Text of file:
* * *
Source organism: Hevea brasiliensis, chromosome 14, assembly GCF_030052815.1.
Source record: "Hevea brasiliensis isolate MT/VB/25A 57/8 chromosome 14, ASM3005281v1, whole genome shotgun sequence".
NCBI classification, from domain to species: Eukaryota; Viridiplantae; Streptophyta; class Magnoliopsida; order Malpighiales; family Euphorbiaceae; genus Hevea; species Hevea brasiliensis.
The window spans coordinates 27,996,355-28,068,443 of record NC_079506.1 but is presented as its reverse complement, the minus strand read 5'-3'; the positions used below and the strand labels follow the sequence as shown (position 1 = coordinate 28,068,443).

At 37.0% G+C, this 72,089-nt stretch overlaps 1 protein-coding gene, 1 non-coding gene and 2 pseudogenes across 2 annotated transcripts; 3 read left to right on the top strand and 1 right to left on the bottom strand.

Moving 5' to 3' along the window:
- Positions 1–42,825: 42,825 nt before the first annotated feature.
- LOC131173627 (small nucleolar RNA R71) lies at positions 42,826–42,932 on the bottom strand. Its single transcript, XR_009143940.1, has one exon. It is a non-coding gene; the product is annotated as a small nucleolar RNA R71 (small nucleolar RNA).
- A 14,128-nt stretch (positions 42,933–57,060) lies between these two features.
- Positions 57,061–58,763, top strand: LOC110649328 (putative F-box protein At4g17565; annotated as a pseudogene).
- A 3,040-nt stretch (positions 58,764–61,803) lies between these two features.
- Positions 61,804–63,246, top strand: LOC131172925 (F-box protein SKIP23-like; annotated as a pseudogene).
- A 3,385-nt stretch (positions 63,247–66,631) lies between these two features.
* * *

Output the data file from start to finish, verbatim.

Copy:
Source organism: Hevea brasiliensis, chromosome 14, assembly GCF_030052815.1.
Source record: "Hevea brasiliensis isolate MT/VB/25A 57/8 chromosome 14, ASM3005281v1, whole genome shotgun sequence".
NCBI classification, from domain to species: Eukaryota; Viridiplantae; Streptophyta; class Magnoliopsida; order Malpighiales; family Euphorbiaceae; genus Hevea; species Hevea brasiliensis.
The window spans coordinates 27,996,355-28,068,443 of record NC_079506.1 but is presented as its reverse complement, the minus strand read 5'-3'; the positions used below and the strand labels follow the sequence as shown (position 1 = coordinate 28,068,443).

At 37.0% G+C, this 72,089-nt stretch overlaps 1 protein-coding gene, 1 non-coding gene and 2 pseudogenes across 2 annotated transcripts; 3 read left to right on the top strand and 1 right to left on the bottom strand.

Moving 5' to 3' along the window:
- Positions 1–42,825: 42,825 nt before the first annotated feature.
- LOC131173627 (small nucleolar RNA R71) lies at positions 42,826–42,932 on the bottom strand. Its single transcript, XR_009143940.1, has one exon. It is a non-coding gene; the product is annotated as a small nucleolar RNA R71 (small nucleolar RNA).
- A 14,128-nt stretch (positions 42,933–57,060) lies between these two features.
- Positions 57,061–58,763, top strand: LOC110649328 (putative F-box protein At4g17565; annotated as a pseudogene).
- A 3,040-nt stretch (positions 58,764–61,803) lies between these two features.
- Positions 61,804–63,246, top strand: LOC131172925 (F-box protein SKIP23-like; annotated as a pseudogene).
- A 3,385-nt stretch (positions 63,247–66,631) lies between these two features.